Here in Virginia, the weather has been so mild, we were wondering if winter was ever going to start before it was over.  We just had a 4.5 inch snow, but it’s not even lasting 24 hours. Very soon it will be time to be in the garden.  Acquiring all your seeds for the year now will help your efforts go smoothly the rest of the year, with no delays between crops.  Some things you try this year will work great, and some, not so much.  There are no mistakes.  Everything is a learning experience.  The most important thing to remember is to have fun.

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garden map 2012-BLOG

garden map

If you are serious about growing your own food, having a good map of your garden space is essential.  At one glance it can show you what is planted where, any day of the year.  It will also show when one crop is expected to come out and the next go in.  My garden map is the one thing I refer to more than any of my other garden records throughout the year.  Here is a copy of the map of part of my garden.  As you can see, I add color to easily identify the crops grown.

To make your map, measure your area and draw it out, showing where the beds are.  If you are making a garden for the first time, you need to decide where those beds will be.  I prefer to run my beds from east to west.  Four feet is a good width for most people.  People with a shorter reach may prefer a 3’ wide bed, but I wouldn’t go any narrower than that, unless you are planting against a wall or fence, then the bed might be only 2’ wide.  The wider the beds are, the more efficient use of space, but there is a limit.  You need to be able to reach all parts of the bed without stepping in it.  I would caution against anything wider than 5’.   Label each bed with a number or letter or, in some cases, both.  My large garden has four sections (A,B,C,&D), with each section having 9 beds.  So I have A1-A9, B1-B9, etc.  Maybe you want to give each bed a name.  It’s your garden.  Labeling helps to identify each bed in your planning.  To get the measuring done, a 100′ tape measure is a great help and is fairly inexpensive.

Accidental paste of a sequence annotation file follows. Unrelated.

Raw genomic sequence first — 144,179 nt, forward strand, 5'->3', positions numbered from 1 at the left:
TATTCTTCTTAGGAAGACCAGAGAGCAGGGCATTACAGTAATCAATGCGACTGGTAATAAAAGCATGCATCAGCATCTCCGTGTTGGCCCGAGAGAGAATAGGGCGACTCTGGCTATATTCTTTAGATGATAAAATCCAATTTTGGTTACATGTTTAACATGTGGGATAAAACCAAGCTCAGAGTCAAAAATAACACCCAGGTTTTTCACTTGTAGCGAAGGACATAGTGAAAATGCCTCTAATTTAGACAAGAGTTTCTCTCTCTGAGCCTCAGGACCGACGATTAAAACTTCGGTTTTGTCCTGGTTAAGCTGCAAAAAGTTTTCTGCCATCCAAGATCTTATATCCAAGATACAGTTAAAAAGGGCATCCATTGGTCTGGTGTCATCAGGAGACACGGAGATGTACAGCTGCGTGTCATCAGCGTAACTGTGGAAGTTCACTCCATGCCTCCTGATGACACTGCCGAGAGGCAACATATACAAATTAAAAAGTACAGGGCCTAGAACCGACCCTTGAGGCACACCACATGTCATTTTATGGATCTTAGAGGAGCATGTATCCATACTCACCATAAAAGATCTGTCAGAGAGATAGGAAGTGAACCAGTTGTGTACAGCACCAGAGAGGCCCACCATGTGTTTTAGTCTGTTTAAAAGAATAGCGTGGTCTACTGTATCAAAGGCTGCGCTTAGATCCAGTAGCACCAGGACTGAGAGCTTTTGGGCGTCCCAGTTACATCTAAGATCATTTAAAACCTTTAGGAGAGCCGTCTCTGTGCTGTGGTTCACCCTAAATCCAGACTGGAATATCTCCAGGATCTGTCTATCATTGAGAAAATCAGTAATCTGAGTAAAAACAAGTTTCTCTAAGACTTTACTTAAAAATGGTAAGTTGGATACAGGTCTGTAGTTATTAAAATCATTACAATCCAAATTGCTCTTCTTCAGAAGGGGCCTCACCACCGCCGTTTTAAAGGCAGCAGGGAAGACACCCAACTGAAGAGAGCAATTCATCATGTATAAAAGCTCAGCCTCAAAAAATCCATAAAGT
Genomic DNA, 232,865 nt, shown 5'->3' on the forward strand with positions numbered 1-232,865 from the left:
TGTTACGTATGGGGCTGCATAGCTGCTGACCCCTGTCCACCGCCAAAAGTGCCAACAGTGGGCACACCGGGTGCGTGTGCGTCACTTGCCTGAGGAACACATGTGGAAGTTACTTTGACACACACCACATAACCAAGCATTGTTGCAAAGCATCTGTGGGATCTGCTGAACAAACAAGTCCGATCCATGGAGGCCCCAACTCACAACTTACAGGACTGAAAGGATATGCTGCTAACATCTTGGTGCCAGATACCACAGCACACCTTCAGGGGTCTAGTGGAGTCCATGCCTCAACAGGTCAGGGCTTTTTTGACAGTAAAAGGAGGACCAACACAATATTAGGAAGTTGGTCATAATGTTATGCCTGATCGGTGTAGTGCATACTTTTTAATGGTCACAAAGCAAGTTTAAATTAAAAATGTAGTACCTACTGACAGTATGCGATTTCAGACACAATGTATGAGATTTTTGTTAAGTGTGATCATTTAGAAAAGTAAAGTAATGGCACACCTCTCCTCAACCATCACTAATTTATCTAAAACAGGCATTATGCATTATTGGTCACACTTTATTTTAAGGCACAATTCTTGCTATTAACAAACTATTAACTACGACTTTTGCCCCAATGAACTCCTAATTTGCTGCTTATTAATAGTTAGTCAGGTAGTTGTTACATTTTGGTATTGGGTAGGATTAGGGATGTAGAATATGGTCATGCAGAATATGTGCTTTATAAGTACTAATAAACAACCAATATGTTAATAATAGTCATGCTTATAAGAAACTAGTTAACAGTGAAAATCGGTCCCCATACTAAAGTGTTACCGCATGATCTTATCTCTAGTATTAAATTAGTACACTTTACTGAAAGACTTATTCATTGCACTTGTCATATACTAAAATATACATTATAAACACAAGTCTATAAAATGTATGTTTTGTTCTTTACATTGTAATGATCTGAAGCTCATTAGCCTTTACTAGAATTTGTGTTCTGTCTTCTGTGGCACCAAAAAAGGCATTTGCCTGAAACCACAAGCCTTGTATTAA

one hundred ft. tape measure-BLOG

100 ft. tape measure

There is more to a garden map than the outline of the beds.  It helps your planning if all the beds contain the same area.  Many of your crops will occupy a whole bed—tomatoes, corn, and potatoes come to mind.  Some will need less space, such as lettuce and zucchini.  Those can be grouped together in a bed.  You will need to plan rotations and put those rotation arrows on the map.  It is not good to keep planting the same thing in the same place year after year.   That goes for things in the same crop families.  You can plan so that the crop, or group of crops, that are planted in each bed rotates to the next bed the next year.  There is a lot to explore in the area of rotations.  Eliot Coleman has a chapter in New Organic Grower about rotations.  Also, The New Self-Sufficient Gardener by John Seymour is a good resource on the subject.    My pet peeve with computerized garden maps that are often available is that they only show you the plan for one year, with no rotations.  It may be that part of your garden is shady and you have specific crops that go there.  In that case you would have two rotation plans—one for the shady area and one for the sunny part.  Maybe you have both large and small area beds.  If the large areas are twice the size of the small areas you might do as Brent did in my garden plan video and count each large bed as two beds.    Or, you might have a rotation schedule for the large beds and one for the small beds.  If you have only one garden bed, consider rotating the spaces within the bed.